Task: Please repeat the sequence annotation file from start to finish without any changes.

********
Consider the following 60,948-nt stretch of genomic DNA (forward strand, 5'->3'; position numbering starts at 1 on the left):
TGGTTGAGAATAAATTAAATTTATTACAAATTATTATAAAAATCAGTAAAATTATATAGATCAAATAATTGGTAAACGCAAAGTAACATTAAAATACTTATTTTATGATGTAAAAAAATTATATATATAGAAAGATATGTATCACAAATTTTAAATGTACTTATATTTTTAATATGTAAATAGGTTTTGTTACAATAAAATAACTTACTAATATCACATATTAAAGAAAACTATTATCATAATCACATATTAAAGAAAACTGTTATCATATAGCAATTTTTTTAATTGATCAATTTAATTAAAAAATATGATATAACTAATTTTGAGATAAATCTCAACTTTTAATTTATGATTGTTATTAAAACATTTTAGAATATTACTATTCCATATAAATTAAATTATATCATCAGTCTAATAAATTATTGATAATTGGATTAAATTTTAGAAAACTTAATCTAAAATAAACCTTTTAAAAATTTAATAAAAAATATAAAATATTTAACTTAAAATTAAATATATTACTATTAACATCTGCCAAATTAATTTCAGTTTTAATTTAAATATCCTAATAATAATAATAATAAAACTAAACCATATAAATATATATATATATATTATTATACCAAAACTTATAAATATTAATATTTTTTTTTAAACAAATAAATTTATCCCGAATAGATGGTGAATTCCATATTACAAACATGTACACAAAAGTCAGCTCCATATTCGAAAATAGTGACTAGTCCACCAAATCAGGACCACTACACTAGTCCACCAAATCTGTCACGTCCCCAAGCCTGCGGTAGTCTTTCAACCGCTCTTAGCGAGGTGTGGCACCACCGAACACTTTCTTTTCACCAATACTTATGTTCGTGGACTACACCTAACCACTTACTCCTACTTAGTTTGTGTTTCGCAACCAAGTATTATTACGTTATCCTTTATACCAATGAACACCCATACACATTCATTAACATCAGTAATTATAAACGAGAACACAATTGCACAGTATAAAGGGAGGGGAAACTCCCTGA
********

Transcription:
Consider the following 60,948-nt stretch of genomic DNA (forward strand, 5'->3'; position numbering starts at 1 on the left):
TGGTTGAGAATAAATTAAATTTATTACAAATTATTATAAAAATCAGTAAAATTATATAGATCAAATAATTGGTAAACGCAAAGTAACATTAAAATACTTATTTTATGATGTAAAAAAATTATATATATAGAAAGATATGTATCACAAATTTTAAATGTACTTATATTTTTAATATGTAAATAGGTTTTGTTACAATAAAATAACTTACTAATATCACATATTAAAGAAAACTATTATCATAATCACATATTAAAGAAAACTGTTATCATATAGCAATTTTTTTAATTGATCAATTTAATTAAAAAATATGATATAACTAATTTTGAGATAAATCTCAACTTTTAATTTATGATTGTTATTAAAACATTTTAGAATATTACTATTCCATATAAATTAAATTATATCATCAGTCTAATAAATTATTGATAATTGGATTAAATTTTAGAAAACTTAATCTAAAATAAACCTTTTAAAAATTTAATAAAAAATATAAAATATTTAACTTAAAATTAAATATATTACTATTAACATCTGCCAAATTAATTTCAGTTTTAATTTAAATATCCTAATAATAATAATAATAAAACTAAACCATATAAATATATATATATATATTATTATACCAAAACTTATAAATATTAATATTTTTTTTTAAACAAATAAATTTATCCCGAATAGATGGTGAATTCCATATTACAAACATGTACACAAAAGTCAGCTCCATATTCGAAAATAGTGACTAGTCCACCAAATCAGGACCACTACACTAGTCCACCAAATCTGTCACGTCCCCAAGCCTGCGGTAGTCTTTCAACCGCTCTTAGCGAGGTGTGGCACCACCGAACACTTTCTTTTCACCAATACTTATGTTCGTGGACTACACCTAACCACTTACTCCTACTTAGTTTGTGTTTCGCAACCAAGTATTATTACGTTATCCTTTATACCAATGAACACCCATACACATTCATTAACATCAGTAATTATAAACGAGAACACAATTGCACAGTATAAAGGGAGGGGAAACTCCCTGA